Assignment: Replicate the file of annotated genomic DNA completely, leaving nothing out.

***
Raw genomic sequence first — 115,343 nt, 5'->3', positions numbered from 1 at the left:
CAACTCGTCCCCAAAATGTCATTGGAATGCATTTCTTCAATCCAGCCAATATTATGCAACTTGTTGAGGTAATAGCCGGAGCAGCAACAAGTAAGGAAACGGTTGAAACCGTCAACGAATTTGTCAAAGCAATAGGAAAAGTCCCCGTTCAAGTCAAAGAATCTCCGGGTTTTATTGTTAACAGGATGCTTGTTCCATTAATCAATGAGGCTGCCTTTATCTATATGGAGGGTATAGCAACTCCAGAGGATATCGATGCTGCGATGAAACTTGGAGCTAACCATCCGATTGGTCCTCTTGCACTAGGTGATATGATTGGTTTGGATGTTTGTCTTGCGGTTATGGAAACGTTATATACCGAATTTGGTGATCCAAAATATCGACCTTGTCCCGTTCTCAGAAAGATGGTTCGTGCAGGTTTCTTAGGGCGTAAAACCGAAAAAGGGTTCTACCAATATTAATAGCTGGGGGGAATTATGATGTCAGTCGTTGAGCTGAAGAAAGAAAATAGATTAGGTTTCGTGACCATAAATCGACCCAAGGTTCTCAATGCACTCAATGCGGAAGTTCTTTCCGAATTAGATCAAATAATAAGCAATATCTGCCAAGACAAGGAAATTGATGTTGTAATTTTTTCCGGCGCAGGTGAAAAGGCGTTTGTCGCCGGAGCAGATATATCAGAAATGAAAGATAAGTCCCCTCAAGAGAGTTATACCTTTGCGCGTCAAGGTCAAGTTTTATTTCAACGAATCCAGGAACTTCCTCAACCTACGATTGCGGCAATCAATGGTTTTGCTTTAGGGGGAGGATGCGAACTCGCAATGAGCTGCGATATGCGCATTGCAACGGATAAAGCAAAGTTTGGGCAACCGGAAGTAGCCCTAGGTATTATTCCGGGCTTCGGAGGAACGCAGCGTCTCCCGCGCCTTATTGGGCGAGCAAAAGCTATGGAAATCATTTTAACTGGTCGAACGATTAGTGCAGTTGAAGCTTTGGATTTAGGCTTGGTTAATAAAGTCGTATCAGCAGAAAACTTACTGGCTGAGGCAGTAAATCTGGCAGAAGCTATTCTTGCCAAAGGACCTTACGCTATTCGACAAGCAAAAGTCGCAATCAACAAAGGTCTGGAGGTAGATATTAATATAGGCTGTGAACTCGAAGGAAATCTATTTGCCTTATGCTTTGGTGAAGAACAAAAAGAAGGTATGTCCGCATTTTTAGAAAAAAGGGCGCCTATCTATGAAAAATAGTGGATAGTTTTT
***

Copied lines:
Raw genomic sequence first — 115,343 nt, 5'->3', positions numbered from 1 at the left:
CAACTCGTCCCCAAAATGTCATTGGAATGCATTTCTTCAATCCAGCCAATATTATGCAACTTGTTGAGGTAATAGCCGGAGCAGCAACAAGTAAGGAAACGGTTGAAACCGTCAACGAATTTGTCAAAGCAATAGGAAAAGTCCCCGTTCAAGTCAAAGAATCTCCGGGTTTTATTGTTAACAGGATGCTTGTTCCATTAATCAATGAGGCTGCCTTTATCTATATGGAGGGTATAGCAACTCCAGAGGATATCGATGCTGCGATGAAACTTGGAGCTAACCATCCGATTGGTCCTCTTGCACTAGGTGATATGATTGGTTTGGATGTTTGTCTTGCGGTTATGGAAACGTTATATACCGAATTTGGTGATCCAAAATATCGACCTTGTCCCGTTCTCAGAAAGATGGTTCGTGCAGGTTTCTTAGGGCGTAAAACCGAAAAAGGGTTCTACCAATATTAATAGCTGGGGGGAATTATGATGTCAGTCGTTGAGCTGAAGAAAGAAAATAGATTAGGTTTCGTGACCATAAATCGACCCAAGGTTCTCAATGCACTCAATGCGGAAGTTCTTTCCGAATTAGATCAAATAATAAGCAATATCTGCCAAGACAAGGAAATTGATGTTGTAATTTTTTCCGGCGCAGGTGAAAAGGCGTTTGTCGCCGGAGCAGATATATCAGAAATGAAAGATAAGTCCCCTCAAGAGAGTTATACCTTTGCGCGTCAAGGTCAAGTTTTATTTCAACGAATCCAGGAACTTCCTCAACCTACGATTGCGGCAATCAATGGTTTTGCTTTAGGGGGAGGATGCGAACTCGCAATGAGCTGCGATATGCGCATTGCAACGGATAAAGCAAAGTTTGGGCAACCGGAAGTAGCCCTAGGTATTATTCCGGGCTTCGGAGGAACGCAGCGTCTCCCGCGCCTTATTGGGCGAGCAAAAGCTATGGAAATCATTTTAACTGGTCGAACGATTAGTGCAGTTGAAGCTTTGGATTTAGGCTTGGTTAATAAAGTCGTATCAGCAGAAAACTTACTGGCTGAGGCAGTAAATCTGGCAGAAGCTATTCTTGCCAAAGGACCTTACGCTATTCGACAAGCAAAAGTCGCAATCAACAAAGGTCTGGAGGTAGATATTAATATAGGCTGTGAACTCGAAGGAAATCTATTTGCCTTATGCTTTGGTGAAGAACAAAAAGAAGGTATGTCCGCATTTTTAGAAAAAAGGGCGCCTATCTATGAAAAATAGTGGATAGTTTTT